The Aunt Jemima brand of syrup and pancake mix will get a new name and image, Quaker Oats, a subsidiary of PepsiCo, announced on Wednesday, saying the company recognizes that “Aunt Jemima’s origins are based on a racial stereotype”.
What We Know:
- The 130-year old brand of Aunt Jemima syrup and pancake mix features a Black woman named Aunt Jemima, who was originally dressed as a minstrel character. Over time, the image of Aunt Jemima has been changed and updated to be “appropriate and respectful” according to Kristin Kroepfl, vice president and chief marketing officer of Quaker Foods North America, but they realized the changes were insufficient.
- Aunt Jemima is based on a real person named Nancy Green, who was born into slavery. The famous brand has long been criticized across academia and social media for capitalizing on nostalgia for slavery as Aunt Jemima is synonymous with the mammy stereotype.
- “We recognize Aunt Jemima’s origins are based on a racial stereotype,” Kroepfl said in a press release. “As we work to make progress toward racial equality through several initiatives, we also must take a hard look at our portfolio of brands and ensure they reflect our values and meet our consumers’ expectations.”
- The rebrand comes after “Aunt Jemima” was trending on Twitter Tuesday night, with many users criticizing the company for preserving the name and logo for so long.
The sad history behind the Aunt Jemima brand a thread pic.twitter.com/jbpVgVpTx5
— lil lex💕 (@lexikennedy35) June 16, 2020
There’s no way y’all looked at a Aunt Jemima box and had no inklings of racism. There’s no way. https://t.co/krciGNlldz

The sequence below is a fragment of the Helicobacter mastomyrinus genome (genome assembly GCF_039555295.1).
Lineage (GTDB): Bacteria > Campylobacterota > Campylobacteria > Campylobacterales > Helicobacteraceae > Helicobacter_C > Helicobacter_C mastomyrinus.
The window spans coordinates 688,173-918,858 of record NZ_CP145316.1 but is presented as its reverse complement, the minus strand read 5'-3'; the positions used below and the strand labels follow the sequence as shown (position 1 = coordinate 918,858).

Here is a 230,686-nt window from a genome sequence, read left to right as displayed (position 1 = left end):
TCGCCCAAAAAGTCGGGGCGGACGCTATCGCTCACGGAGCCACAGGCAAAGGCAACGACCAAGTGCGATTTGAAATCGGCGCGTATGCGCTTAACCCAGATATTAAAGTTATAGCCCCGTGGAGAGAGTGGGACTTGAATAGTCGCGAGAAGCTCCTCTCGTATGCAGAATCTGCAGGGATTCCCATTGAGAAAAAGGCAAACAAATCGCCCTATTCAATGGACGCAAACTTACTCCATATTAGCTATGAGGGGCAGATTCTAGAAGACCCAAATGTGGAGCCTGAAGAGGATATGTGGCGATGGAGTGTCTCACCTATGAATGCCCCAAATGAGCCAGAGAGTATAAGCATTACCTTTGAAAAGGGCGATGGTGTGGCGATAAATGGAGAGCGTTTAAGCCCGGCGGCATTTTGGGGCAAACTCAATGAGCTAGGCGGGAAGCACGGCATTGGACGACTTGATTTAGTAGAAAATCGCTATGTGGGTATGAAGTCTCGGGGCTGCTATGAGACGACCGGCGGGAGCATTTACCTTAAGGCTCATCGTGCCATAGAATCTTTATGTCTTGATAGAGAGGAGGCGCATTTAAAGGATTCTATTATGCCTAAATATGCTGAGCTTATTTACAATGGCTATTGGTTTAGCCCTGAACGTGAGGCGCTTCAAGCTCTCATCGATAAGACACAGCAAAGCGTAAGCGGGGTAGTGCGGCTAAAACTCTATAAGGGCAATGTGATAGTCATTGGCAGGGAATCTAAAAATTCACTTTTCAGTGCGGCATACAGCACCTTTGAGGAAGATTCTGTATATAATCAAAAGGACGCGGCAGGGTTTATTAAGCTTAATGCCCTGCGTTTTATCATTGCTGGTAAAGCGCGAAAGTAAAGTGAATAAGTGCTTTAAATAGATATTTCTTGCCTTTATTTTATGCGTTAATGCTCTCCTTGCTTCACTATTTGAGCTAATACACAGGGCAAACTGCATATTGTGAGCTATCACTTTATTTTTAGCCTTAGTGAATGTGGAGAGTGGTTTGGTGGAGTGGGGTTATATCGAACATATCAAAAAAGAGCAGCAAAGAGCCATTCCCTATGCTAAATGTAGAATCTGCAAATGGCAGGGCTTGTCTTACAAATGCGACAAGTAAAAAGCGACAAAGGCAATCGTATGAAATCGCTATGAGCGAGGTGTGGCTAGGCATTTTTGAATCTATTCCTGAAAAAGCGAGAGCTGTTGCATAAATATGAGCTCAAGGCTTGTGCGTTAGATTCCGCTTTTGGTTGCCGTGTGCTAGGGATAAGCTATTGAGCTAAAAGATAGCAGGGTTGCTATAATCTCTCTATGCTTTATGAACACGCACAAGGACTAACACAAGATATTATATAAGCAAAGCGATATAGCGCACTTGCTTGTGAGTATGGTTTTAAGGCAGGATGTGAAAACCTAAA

— KAYA NOVA (@thekayanova) June 16, 2020
What about Aunt Jemima ever felt not racist to yall 😭😭
— Fiona Applebum says block Shaun King! (@WrittenByHanna) June 17, 2020
- In 2017, Dan Gasby, partner of restaurateur, cookbook author and lifestyle guru B. Smith petitioned PepsiCo to eliminate the brand name and image saying in an April 2020 interview, “When you talk about stereotyping and profiling, you can take the bandana off her head, but the historical significance of Aunt Jemima is terrible… This is not 1820 or 1920, it’s 2020”. At the time, Pepsico said Aunt Jemima was a wholesome image and they did not feel a need to change their brand. This decision comes at a time of reckoning for many brands in the aftermath of the death of George Floyd and the ensuing protests against police brutality and racial injustice.
- The family and descendants of Green, the original Aunt Jemima, filed a lawsuit a few years ago contending that they deserved some of the benefits and money Quakers Oats made off of her image. It is unclear whether the family is still demanding a payout.
- The news follows PepsiCo CEO and chairman Ramon Laguarta’s announcement the company is pledging $400 million for initiatives on racial justice and equality. The decision also follows dairy brand Land O’Lakes’ decision to eliminate another longtime mascot based on a racial stereotype earlier this year.
- Quaker Oats said the new packaging will begin to appear in the fall of 2020 and a new name for the foods will be announced at a later date.
The company also announced it will donate at least $5 million over the next five years “to create meaningful, ongoing support and engagement in the Black community.”